diff options
authorBryan Newbold <>2018-01-04 14:30:02 +0100
committerBryan Newbold <>2018-08-10 16:06:46 -0700
commitdc410bbd321118100b4d29d00d27c5060788bfe3 (patch)
parent877c4dd8ddd0eeea315f83ffa5f37623b3f20642 (diff)
last 2017 reading
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@@ -60,6 +60,12 @@ nugget.
Walkaway, by Cory Doctorow (2017)
+I liked this book, in the context of 2017 political nihilism. Doctorow's
+tropes are getting a little long in tooth (raves! 3D printers!), to the point
+that even while reading I started confusing this book with previous ones
+(Makers, Little Brother, etc), which is forgivable, but makes me less excited
+to read whatever his next book is.
Library: An Unquiet History (2015)
@@ -83,6 +89,58 @@ food industry documentary "Our Daily Bread".
On Tyranny, by Timothy Snyder (2017)
+I guess I was enthusiastic enough to finish this pamphlet-sized volume, but
+can't remember much specific about it after the fact. Gene Sharp's "From
+Dictatorship to Democracy" remains, to me, a much more specific and useful "how
+to resist tyranny" work.
Homage to Catalonia, by George Orwell (1938)
+Tropic of Kansas (TODO: author) (2017)
+Read on the recommendation of Rudy Rucker. Sort of meh, easy reading level,
+lots of near-future distopian cyberpunk and "thriller" tropes. Felt like it was
+checking all the contemporary political checkboxes, but there wasn't really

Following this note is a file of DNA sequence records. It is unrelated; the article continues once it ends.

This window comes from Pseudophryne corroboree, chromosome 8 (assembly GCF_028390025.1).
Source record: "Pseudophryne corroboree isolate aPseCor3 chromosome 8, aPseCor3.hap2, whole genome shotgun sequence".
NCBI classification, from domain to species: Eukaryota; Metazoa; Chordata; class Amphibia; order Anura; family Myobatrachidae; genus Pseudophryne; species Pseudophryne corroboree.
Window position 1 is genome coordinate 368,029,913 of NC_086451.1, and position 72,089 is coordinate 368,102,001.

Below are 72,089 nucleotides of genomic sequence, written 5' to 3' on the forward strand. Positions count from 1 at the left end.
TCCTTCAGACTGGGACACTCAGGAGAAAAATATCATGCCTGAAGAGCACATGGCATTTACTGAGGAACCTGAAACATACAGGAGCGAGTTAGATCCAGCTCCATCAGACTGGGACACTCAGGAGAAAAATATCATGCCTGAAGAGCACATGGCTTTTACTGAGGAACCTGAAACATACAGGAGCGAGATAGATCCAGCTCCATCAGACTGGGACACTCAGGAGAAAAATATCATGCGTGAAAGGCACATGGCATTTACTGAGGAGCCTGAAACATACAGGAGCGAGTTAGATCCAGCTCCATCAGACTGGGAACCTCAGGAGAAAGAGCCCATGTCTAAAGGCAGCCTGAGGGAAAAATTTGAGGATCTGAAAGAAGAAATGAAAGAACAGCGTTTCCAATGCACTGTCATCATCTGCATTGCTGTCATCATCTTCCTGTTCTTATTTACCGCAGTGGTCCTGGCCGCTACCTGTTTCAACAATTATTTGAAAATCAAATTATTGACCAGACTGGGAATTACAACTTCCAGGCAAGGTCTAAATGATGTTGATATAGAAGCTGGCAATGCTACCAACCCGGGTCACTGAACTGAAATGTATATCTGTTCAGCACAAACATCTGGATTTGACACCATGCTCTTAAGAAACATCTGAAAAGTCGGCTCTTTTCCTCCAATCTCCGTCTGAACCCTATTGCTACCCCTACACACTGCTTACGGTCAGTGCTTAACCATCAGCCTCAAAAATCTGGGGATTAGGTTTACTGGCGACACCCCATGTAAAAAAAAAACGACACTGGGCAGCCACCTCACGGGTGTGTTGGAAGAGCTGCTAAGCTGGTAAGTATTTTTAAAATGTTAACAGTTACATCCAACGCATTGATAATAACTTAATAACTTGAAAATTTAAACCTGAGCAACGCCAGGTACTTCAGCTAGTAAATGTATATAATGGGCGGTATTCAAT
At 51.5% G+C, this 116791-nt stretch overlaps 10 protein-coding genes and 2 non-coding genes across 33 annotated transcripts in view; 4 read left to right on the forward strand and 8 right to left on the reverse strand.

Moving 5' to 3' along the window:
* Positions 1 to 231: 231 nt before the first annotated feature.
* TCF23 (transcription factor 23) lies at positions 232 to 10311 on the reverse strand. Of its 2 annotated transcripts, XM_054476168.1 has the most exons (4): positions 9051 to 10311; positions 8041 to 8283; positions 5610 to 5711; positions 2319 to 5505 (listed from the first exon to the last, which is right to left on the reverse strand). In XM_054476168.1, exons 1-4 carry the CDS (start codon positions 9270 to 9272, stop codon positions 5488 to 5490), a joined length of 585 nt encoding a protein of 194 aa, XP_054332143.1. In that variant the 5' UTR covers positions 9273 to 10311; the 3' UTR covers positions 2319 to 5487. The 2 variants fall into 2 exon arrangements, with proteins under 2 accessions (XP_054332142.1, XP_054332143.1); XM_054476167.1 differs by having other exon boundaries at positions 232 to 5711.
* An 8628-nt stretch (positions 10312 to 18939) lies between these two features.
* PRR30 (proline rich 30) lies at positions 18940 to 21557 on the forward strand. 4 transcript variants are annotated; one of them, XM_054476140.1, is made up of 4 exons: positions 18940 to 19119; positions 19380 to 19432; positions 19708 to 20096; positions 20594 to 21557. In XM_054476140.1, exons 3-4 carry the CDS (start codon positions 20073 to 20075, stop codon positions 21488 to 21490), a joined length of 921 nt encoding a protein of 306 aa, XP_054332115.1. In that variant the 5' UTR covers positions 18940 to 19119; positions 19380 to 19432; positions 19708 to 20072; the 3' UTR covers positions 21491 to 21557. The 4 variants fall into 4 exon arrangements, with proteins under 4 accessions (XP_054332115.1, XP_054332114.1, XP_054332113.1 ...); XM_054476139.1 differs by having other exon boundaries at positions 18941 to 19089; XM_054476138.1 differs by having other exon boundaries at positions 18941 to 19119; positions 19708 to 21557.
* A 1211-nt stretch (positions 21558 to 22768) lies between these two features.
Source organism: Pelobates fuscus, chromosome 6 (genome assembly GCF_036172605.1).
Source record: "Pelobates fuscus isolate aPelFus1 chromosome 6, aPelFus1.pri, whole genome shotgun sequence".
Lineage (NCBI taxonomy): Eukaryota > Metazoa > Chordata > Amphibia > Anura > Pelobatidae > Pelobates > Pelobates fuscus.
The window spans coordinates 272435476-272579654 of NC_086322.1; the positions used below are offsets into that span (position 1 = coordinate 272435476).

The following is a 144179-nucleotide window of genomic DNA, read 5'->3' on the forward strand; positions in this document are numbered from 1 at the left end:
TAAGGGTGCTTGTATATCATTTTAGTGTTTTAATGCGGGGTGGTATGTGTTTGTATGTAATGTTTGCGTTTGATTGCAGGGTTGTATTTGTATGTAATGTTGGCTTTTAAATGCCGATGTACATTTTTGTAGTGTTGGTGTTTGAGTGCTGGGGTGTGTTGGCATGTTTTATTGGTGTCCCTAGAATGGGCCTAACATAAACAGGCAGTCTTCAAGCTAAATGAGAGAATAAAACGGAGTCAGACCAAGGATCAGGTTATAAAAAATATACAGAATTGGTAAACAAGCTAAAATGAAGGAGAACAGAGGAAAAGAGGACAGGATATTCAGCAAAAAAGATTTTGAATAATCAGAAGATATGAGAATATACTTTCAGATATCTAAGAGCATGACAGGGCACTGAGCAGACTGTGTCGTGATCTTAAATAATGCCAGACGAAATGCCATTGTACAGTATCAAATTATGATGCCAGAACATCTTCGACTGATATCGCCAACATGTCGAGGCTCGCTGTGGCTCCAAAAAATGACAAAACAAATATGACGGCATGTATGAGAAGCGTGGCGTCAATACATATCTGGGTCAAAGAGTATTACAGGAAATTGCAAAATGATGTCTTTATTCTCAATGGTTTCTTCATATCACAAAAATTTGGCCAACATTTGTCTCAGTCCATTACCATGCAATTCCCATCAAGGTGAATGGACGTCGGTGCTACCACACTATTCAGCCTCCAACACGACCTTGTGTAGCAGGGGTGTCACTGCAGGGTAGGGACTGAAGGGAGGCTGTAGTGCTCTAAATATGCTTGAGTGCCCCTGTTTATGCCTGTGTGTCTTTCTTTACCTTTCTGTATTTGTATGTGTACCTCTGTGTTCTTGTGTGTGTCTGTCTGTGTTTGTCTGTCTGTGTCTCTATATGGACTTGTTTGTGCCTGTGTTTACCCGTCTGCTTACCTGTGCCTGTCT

+anything here that hadn't already been said in the 90s.
+A People's History of the United States, by Howard Zinn (2001 ed)
+In the afterward, Zinn notes that he has been alive for about a quarter of USA
+history; individuals of my generation can expect to see (over their full course
+of life) a similar fraction of American history. I find this framing remarkable
+and empowering.
+One critique I have of this book is it's inconsistent attitude towards voting,
+democracy, and electoral politics. On the one hand the author consistently
+refers to elections as a mechanism for dissipating political organization and
+movements, and dismisses pro-establishment electoral results as being
+meaningless and due to manipulation or low turn-out. On the other hand, he
+frequently cites polling numbers and anti-establishment electoral results as
+strong meaningful signals. Which is it? Certainly particular elections can be
+higher-or-lower signal (eg, referenda on a specific policy or issue vs.
+national two candidate presidential elections), but this sort of argument isn't
+considered by the author in most cases.
+I had not learned (or remembered) the full story and degree of native peoples'
+betrayal by the US government: not only negotiating unfair treaties under
+duress and military pressure, and then breaking the terms of those treaties
+later, but in many cases breaking the treaties immediately, and using violence
+to move and renegotiate the same people over and over.
+The wobblies (IWW) or portrayed as a small (hundreds of poeple?) but extremely
+influential group as organizers and public figures. I'd like to learn more
+about them. The stories of rural farmer organization in the late 1800s was also
+pretty interesting.
+I felt there was relatively little specific coverage of the political pressures
+resulting in important social programs like medicare and social security coming
+out of WWII. Also no coverage (that I remember) over popular feelings about
+international governance (eg, League of Nations, United Nations), or
+international organization and labor organizing in general.
+The Vietnam War and Watergate crises in the 1970s are well contextualized and
+given a coherent arc.